Civil societies have a unique role to play in this regard. It is the personal conviction and responsibility of the individual that leads to observing and supporting pertinent principles and rules of international humanitarian law. States transforming international law into domestic law are doing so with effective authority also in non-international armed conflicts, thus binding State organs and opposition fighters alike. Voluntary elements, set by individuals and groups of fighters, remain essential to ensure compliance in practice.

 

NLU Students’ Palace

Administrative notes: Opening, introduction of participants – 20 min., addresses – 35 min. each.

 

13.00 – 14.30

Lunch

LLC

14.30 – 15.30

FIRST PANEL DISCUSSION (cont.) SPECIAL THEME

COUNTERING TRANSNATIONAL TERRORISM AND CURRENT INTERNATIONAL LAW DILEMMAS

Moderator: Olena ZERKAL, Deputy Minister of Foreign Affairs of Ukraine for the European Integration

 

The Role of International Law in Combating Transnational Terrorism

Special Reporter: Vincent-Joël PROULX, Assistant Professor at the Faculty of Law of the National University of Singapore

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I will explore the role of international legal norms in combating transnational terrorism. My ambition will be to shed light on States’ obligations to combat terrorism by canvassing key developments regarding such duties since 9/11. In this regard, I will emphasise ground-breaking United Nations Security Council resolutions imposing wide-ranging counterterrorism duties on States – and arguably, individuals as well – thereby shedding light on that organ’s ‘quasi-legislative’ exercise of its powers. My survey of relevant international legal norms will also engage with other important normative schemes in the global struggle against terrorism, including international humanitarian law, international criminal law, human rights, and the remedial toolkit offered by the law of State responsibility. Building on this foundation and with some reference to anti-terrorism sectoral conventions, I will address how counterterrorism obligations are implemented and ultimately enforced in both domestic and transnational settings. In this regard, I will emphasise that international counterterrorism obligations remain painstakingly dependent on States’ national security priorities, policy infrastructure, and criminal law for effective implementation. Ultimately, the success of the global campaign against terrorism will depend on the extent to which States mirror their international obligations domestically, while also respecting other competing duties like those stemming from international human rights.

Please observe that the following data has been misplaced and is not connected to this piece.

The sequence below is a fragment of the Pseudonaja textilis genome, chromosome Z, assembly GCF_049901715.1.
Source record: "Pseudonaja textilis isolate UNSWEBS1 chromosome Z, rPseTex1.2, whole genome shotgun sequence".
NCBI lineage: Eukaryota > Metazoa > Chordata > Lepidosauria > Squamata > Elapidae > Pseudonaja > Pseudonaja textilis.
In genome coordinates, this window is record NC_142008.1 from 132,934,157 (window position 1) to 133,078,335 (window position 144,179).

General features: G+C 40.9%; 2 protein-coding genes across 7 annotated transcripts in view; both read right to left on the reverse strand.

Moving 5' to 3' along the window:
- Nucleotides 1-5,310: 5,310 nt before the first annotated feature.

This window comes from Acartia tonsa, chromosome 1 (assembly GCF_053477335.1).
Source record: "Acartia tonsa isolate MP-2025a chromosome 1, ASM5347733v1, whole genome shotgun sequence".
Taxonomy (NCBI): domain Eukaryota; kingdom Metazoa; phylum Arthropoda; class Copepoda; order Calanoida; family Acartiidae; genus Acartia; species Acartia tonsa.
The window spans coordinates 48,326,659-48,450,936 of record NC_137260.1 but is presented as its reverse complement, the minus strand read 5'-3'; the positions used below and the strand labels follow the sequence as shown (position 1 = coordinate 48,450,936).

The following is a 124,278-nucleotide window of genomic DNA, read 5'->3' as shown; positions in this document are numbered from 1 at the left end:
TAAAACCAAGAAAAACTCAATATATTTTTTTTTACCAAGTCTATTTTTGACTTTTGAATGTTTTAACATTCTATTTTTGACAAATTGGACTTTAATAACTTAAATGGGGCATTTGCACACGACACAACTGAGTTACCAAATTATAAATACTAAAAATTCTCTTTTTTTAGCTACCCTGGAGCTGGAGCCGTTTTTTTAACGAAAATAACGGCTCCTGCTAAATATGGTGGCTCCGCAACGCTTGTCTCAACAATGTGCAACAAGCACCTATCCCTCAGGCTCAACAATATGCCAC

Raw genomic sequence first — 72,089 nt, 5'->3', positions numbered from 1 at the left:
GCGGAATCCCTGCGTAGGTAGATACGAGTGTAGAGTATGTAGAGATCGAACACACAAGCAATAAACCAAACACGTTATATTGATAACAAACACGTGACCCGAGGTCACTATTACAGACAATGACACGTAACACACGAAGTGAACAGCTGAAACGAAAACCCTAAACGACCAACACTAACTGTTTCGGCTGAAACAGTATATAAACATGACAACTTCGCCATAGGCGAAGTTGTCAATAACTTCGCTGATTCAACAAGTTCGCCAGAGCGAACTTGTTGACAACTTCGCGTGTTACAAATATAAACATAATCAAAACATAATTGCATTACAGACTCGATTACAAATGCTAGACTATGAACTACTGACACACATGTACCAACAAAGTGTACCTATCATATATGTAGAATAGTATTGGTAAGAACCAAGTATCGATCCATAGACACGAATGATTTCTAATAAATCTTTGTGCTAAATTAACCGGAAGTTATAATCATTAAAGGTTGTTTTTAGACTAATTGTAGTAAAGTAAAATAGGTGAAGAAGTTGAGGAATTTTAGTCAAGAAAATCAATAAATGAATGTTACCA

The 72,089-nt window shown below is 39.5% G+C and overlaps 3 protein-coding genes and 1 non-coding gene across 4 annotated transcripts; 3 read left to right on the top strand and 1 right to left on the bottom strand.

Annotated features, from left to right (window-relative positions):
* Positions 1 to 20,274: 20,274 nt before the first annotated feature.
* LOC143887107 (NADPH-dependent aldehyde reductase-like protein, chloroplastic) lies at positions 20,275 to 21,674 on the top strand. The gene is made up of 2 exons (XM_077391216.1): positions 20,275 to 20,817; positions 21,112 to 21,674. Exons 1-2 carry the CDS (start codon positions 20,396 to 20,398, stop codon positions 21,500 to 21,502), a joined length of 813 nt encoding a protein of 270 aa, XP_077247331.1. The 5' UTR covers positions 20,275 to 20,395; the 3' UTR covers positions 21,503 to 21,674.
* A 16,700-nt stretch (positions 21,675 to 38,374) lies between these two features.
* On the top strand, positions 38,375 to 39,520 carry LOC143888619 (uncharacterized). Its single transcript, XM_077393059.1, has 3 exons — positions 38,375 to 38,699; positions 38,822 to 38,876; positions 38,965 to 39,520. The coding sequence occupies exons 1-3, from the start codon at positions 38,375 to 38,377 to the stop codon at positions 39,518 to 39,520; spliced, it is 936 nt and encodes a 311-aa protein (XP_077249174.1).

Conference hall (LLC, 10 floor)

Administrative notes: Introduction – 15 min., Speech – 35 min., Q&A / discussion – 10 min.

 

15.30 – 16.00

Coffee break

LLC

 

16.00 – 18.30

FIRST PANEL DISCUSSION (cont.). SECTION 2

INTERNATIONAL HUMANITARIAN LAW: REGIONAL CHALLENGES AND UKRAINIAN CONTEXT

Moderator: Oksana SENATOROVA, Associate Professor at Department of International law, Yaroslav Mudryi National Law University

  

Legal and Political Dimensions of the Minsk Agreements: Only Scraps of Paper?

Cindy WITTKE, Leader of the Research Group Frozen and Unfrozen Conflicts, Leibniz Institute for East and Southeast European Studies

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My contribution analyses the legal and political dimensions of the Minsk Agreements. The peace and political settlement processes based on the Minsk Agreements are considered as fragile, flawed, and prone to failure. However, the Minsk Agreements continue to serve as formal and substantive politico-legal frameworks of reference for their parties and the international community when addressing the status of war and peace in Donbass. In short, the Minsk Agreements seem to be the worst and best set of formalised arrangements that the parties could agree upon supported by international mediation. How to negotiate and implement ceasefire agreements to settle conflicts that have both intra-state as well as inter-state dimensions is debated by practitioners and scholars of international law and politics alike. These general debates are shaped by questions concerning the legal and political dimensions of these agreements including the mandate and status of the negotiating parties and the nature of obligations they create. To whom are the parties of these negotiations and agreements responsible? Which international legal rules, political standards, and actors frame the negotiation and implementation of these agreements? Who has the authority to interpret and settle disputes concerning the interpretation and implementation of ceasefire agreements? Addressing these questions from both legal and political perspectives paves the way for discussions of whether and how ceasefire agreements like the Minsk Agreements become formalised political (un)settlements for disputed territories.